Results 1 to 2 of 2

Math Help - Determining parity of permutations

  1. #1
    Newbie
    Joined
    May 2010
    From
    South Africa
    Posts
    4

    Determining parity of permutations

    Hello, i have an exam coming up in 2 days...

    I came across this question in my notes which I dont understand.

    there is an attachment to this post for the questions (186 and 187) which confuse me

    I dont understand what they mean by parity and what they mean by S_5

    anybody know how to tackle this?
    Attached Files Attached Files
    Follow Math Help Forum on Facebook and Google+

  2. #2
    MHF Contributor

    Joined
    Apr 2005
    Posts
    15,368
    Thanks
    1313
    Every permutation can be written as a succession of "transpositions" where a transposition means swapping just two elements.

    For example, the permutation \begin{pmatrix}1 & 2 & 3 & 4 & 5 \\ 3 & 2 & 1 & 5 & 4\end{pmatrix} can be done by : first swap 1 and 3 to get \begin{pmatrix}1 & 2 & 3 & 4 & 5 \\ 3 & 2 & 1 & 4 & 4\end{pmatrix}, then swap 4 and 5 to get the final result. Now, you can often write a permutation as a series of "swaps" in different ways. For example, here I could say "first swap 1 and 2, then swap 2 and 4 to get 41325, then swap 4 and 5 to get 51324, then swap 2 and 5 to get 21354, then swap 2 and 3 to get 31254, and finally, swap 1 and 2 to get 32154, the same result as if we had just swapped 1 and 3 and then 5 and 4.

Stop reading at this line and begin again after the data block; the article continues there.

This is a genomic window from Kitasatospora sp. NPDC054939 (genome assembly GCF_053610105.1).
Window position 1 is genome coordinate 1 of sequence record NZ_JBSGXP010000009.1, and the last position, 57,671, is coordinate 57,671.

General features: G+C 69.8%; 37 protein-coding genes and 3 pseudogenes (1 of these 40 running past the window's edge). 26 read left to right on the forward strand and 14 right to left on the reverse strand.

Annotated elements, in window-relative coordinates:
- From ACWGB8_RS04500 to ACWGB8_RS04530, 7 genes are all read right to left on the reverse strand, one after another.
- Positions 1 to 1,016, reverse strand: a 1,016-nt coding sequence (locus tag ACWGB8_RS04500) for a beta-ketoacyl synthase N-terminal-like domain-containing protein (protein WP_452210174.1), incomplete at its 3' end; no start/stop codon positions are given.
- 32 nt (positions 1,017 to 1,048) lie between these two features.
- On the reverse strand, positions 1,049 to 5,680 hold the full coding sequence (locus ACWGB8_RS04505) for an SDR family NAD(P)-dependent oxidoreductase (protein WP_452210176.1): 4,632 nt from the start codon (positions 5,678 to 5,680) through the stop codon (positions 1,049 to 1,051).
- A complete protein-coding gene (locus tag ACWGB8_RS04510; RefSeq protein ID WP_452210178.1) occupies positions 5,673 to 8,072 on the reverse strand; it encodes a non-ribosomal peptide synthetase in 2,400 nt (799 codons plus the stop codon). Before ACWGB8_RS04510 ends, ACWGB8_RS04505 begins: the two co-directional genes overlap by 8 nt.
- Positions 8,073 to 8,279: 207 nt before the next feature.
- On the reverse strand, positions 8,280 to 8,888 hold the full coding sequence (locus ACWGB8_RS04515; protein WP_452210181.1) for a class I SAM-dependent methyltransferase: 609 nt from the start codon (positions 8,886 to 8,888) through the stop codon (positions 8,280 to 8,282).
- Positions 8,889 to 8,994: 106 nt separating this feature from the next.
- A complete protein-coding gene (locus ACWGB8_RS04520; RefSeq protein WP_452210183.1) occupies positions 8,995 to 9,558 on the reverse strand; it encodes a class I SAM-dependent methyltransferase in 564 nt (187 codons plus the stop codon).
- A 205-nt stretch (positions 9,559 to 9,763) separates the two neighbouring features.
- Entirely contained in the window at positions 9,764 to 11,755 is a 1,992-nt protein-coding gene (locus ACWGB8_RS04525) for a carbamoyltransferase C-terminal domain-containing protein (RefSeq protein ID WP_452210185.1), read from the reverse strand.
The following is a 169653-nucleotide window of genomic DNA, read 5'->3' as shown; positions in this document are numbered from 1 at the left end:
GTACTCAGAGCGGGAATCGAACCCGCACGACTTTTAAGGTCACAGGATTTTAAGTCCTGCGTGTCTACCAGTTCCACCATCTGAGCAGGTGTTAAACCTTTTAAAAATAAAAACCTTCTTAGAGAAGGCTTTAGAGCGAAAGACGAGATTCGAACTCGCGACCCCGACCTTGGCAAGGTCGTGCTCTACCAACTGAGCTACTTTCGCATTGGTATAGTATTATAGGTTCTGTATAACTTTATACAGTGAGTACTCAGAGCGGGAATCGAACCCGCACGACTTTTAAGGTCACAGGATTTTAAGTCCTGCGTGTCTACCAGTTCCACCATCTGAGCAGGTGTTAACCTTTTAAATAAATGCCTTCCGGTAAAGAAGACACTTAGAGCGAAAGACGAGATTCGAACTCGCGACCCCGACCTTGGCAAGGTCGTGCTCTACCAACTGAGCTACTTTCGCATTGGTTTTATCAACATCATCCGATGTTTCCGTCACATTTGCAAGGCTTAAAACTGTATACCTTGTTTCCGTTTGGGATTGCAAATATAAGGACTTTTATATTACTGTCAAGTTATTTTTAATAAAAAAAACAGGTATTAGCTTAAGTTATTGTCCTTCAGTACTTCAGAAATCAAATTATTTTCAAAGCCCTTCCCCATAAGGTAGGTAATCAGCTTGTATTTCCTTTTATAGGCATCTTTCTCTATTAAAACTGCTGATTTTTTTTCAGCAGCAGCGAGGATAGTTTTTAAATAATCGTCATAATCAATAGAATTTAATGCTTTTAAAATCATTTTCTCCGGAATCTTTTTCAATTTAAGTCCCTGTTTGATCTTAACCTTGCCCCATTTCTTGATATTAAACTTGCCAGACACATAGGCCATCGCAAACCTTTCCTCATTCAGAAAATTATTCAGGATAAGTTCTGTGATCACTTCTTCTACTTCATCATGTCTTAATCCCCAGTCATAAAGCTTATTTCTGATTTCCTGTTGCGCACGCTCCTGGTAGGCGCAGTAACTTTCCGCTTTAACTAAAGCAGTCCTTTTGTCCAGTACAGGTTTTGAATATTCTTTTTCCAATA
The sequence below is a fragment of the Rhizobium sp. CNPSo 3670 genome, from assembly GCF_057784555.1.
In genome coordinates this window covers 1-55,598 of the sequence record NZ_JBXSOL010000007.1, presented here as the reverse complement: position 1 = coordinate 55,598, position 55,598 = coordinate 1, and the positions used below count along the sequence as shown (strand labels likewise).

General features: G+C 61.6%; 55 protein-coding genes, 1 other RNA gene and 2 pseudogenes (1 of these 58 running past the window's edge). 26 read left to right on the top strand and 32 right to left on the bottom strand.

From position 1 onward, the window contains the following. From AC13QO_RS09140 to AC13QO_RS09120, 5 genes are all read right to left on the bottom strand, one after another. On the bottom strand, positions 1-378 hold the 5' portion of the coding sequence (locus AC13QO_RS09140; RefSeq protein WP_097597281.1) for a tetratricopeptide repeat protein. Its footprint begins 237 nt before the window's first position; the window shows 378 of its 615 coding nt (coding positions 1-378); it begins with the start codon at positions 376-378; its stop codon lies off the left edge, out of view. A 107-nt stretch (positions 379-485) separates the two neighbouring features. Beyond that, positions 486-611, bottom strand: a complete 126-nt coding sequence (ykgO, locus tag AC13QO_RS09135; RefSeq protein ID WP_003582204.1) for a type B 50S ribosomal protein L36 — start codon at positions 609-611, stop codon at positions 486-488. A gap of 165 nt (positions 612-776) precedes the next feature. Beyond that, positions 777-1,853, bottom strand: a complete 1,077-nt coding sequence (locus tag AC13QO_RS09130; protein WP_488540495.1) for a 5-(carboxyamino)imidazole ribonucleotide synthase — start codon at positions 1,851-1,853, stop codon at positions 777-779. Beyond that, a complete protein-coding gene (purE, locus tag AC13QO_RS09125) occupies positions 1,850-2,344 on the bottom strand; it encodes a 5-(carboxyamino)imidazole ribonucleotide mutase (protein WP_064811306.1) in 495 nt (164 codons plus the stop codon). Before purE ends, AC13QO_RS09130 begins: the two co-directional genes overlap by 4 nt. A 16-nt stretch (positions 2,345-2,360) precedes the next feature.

Or course, that is a lot more complicated because I did a lot of uneccessary swaps- but notice that for each "unecessary swap" I had to undo that swap- that mean I added pairs of swaps so that instead of only 2 swaps I did 6- four more swaps. In fact, all "unecessary swaps" come in pairs so we have: if one way of writing a permutation in terms of transpositions requires an even number of transpostions, the any way of writing that permutation as a sequence of transpositions must use an even number of transpostions. Similarly, for odd numbers of transpositions.

    That means that every permutation can be characterized as an "even" permutation (if it can be written as a sequence of an even number of transpostions) or as an "odd" permutation (if it can be written as a sequence of an odd number of transpositions). That is the "parity" of a permutation- even or odd.

    " S_5" simply means "the set of all permutations on 5 objects".
    Follow Math Help Forum on Facebook and Google+

Similar Math Help Forum Discussions

  1. Parity of an expression
    Posted in the Number Theory Forum
    Replies: 1
    Last Post: November 24th 2010, 12:44 PM
  2. Deriving the Put-Call Parity
    Posted in the Business Math Forum
    Replies: 0
    Last Post: March 29th 2010, 08:34 AM
  3. Parity
    Posted in the Calculus Forum
    Replies: 2
    Last Post: April 14th 2008, 04:01 AM
  4. Parity
    Posted in the Advanced Algebra Forum
    Replies: 2
    Last Post: April 1st 2008, 06:20 PM
  5. Very simple permutations question (Parity)
    Posted in the Discrete Math Forum
    Replies: 1
    Last Post: October 18th 2007, 02:58 PM

Search Tags


/mathhelpforum @mathhelpforum